So I guess one of the things I love about theology is how every once in a while, one of ‘those moments’ comes along. It is hard to explain, but it is probably most like being a kid in math class trying to figure out fractions, or in high school trying to get trigonometry or something. You know, those moments when the clouds separate and there is a near visible beam of light and something like a dove. It clicks or all the pieces line up, and for a moment, the whole world and everything in it makes sense.
These moments were by far the greatest part of math class in school, and people have them with many things at many times throughout their lives. The ones I love the most are while doing theology. It is similar to that feeling in math class, only it is more life directing and exciting than merely knowing how to us a complex set of formulas to solve a problem that only you and the teacher will ever know or care about. Maybe I am a little cynical about my former math career, but the point is to more emphasize how cool these moments are when practicing theology.
I have had a few of these theologically enlightening moments while here in NZ, and the most recent has come via this class I have been taking on the theological method/legacy of Paul. It wasn’t a dramatic, bolt of lightning moment; it was more slowly-evolving; piece by piece, things started to clear up. Mark Strom, the professor who taught the class, purposefully painted large pictures about who Paul was, what his world was like, and the thoughts he was grappling with. One of the first things to hit me was the slight insanity and the sheer size of the task that Paul was chosen to undertake. The guy was crazy. He was trying to convince people that the way the world operated was not just as it appeared to be. He argued that the story they were living was not necessarily as true as they thought, and that Jesus did infact change everything. Pretty bold.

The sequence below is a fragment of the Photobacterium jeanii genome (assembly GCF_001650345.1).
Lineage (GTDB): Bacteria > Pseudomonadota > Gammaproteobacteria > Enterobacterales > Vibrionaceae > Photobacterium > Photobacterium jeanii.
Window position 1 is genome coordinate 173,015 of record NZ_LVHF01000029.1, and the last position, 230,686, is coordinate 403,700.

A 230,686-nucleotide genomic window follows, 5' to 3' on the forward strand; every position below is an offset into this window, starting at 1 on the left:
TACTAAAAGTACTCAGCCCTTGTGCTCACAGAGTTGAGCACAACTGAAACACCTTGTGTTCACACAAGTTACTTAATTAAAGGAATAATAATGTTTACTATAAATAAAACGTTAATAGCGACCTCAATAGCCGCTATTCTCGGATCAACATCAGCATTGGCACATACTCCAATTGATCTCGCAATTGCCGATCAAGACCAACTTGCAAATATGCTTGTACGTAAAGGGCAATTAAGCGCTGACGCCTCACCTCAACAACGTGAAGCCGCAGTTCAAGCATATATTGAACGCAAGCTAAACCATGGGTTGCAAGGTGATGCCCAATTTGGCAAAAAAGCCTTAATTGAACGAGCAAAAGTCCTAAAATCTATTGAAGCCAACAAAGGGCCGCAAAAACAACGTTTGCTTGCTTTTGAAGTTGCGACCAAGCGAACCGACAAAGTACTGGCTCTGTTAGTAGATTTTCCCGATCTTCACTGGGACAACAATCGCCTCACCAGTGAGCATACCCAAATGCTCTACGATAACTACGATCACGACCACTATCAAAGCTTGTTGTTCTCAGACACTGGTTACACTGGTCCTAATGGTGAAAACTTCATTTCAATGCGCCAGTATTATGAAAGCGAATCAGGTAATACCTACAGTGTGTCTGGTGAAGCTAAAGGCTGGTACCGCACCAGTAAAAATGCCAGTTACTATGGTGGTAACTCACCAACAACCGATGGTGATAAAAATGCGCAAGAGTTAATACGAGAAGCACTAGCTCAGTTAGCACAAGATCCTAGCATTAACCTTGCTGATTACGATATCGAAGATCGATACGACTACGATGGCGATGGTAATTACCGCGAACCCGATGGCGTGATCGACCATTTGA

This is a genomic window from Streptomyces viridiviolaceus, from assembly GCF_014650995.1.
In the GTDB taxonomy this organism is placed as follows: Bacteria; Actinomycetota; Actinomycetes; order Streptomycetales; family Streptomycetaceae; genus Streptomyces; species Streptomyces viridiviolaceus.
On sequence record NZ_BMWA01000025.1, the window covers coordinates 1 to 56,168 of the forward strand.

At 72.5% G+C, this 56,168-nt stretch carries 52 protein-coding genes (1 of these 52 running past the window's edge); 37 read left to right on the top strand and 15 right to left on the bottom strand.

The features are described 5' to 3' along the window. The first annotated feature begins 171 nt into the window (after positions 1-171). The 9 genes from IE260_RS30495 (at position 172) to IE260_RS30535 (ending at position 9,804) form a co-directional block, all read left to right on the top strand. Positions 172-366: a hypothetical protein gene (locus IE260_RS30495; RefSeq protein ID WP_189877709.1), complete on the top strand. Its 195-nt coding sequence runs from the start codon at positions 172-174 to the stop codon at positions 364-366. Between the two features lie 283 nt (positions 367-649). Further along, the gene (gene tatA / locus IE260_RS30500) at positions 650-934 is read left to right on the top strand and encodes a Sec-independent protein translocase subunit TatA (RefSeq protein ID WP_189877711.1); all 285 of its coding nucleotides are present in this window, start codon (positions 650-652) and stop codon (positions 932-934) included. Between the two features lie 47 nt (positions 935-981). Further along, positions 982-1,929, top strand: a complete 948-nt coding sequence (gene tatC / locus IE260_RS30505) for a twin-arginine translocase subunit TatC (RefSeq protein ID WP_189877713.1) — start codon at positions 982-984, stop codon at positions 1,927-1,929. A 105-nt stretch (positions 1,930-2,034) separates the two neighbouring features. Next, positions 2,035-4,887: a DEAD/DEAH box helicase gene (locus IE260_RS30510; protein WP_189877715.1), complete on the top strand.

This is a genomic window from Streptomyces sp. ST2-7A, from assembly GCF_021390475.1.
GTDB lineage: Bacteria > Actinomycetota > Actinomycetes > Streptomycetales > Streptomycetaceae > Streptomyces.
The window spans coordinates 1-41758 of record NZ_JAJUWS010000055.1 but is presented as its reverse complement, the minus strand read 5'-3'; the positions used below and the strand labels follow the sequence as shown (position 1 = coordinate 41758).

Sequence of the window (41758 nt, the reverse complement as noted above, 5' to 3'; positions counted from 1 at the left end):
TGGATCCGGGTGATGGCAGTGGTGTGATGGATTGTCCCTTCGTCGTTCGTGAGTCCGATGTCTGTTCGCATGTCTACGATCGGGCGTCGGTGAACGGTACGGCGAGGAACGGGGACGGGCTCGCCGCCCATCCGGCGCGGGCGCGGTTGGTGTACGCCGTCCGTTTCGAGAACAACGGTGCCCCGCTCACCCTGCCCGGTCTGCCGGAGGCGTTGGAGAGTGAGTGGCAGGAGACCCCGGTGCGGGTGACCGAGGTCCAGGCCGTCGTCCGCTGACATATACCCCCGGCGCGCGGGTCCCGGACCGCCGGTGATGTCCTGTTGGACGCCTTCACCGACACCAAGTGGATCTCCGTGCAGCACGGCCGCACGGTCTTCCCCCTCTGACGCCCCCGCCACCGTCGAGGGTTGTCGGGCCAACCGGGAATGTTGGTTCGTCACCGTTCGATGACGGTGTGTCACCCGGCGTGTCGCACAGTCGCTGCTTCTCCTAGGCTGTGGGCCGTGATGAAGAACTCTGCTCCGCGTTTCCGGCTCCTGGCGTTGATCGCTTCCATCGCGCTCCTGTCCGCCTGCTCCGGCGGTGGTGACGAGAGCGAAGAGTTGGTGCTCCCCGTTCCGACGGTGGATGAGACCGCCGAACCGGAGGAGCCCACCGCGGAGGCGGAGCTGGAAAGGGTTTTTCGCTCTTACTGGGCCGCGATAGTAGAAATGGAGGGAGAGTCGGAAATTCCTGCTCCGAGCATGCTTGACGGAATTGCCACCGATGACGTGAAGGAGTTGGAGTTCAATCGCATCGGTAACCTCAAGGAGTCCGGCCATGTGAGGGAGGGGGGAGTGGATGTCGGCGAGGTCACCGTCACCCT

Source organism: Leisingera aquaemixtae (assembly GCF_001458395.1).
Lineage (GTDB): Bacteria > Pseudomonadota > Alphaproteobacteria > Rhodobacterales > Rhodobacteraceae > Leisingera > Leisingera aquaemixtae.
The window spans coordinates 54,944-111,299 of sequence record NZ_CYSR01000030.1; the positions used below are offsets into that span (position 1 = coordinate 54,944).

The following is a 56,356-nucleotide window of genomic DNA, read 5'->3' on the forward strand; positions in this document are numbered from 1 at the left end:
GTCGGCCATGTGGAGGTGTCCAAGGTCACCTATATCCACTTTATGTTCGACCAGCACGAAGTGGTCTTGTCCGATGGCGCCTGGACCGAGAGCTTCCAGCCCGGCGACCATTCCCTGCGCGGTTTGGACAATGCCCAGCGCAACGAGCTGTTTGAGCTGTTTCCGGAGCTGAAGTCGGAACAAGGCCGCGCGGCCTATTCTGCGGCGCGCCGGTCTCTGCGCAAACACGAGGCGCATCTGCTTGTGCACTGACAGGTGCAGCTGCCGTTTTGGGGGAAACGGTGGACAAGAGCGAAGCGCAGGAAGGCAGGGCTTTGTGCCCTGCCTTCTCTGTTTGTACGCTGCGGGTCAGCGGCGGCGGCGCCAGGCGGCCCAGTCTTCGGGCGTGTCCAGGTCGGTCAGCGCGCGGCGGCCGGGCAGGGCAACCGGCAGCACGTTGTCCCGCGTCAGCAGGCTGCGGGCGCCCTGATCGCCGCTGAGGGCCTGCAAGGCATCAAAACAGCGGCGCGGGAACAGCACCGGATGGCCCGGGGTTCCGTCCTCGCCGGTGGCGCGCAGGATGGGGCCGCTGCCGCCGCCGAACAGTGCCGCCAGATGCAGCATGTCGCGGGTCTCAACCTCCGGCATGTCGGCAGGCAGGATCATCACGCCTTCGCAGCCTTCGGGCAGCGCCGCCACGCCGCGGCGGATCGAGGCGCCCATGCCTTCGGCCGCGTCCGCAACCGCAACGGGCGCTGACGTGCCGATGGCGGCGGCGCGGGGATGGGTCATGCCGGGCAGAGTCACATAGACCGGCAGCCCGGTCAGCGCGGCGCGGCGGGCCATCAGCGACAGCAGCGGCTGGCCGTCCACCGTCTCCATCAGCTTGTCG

Another thing that has stuck with me over these few months since the lectures ended is the idea that life is what we are doing, and life is indeed what we need to be focusing on. This statement seems quite obvious and maybe even patronizing, but when you actually concentrate on the immensity of life, and the complexity of the world, and what it means to be a part of society with all the relationships that entails, it is not at all a simple statement. There is no way to really simplify what life is or how we are living it.
One thing I belive is that God, and by implication, the Bible and the writings of Paul, is largely concerned with life. That is easy to forget sometimes, especially in the world of theology where ideas about God and interpretations of the Bible are debated and argued about to the point where it can become purely intellectual exercise.
Theology is about life.
In this class, Mark proposed a view of Paul who ‘got this’. A view that made Paul’s writings come alive for me in a way that they have never been. So I suppose that this is an idea I will be working on for quite some time. My life as a theologian will be about helping people see what I see in theology and in God: a potential to make life way better. A potential to help us live in a way that keeps getting better, forever. I think that is pretty awesome!
I would love to hear your thoughts, feedback, and/or questions.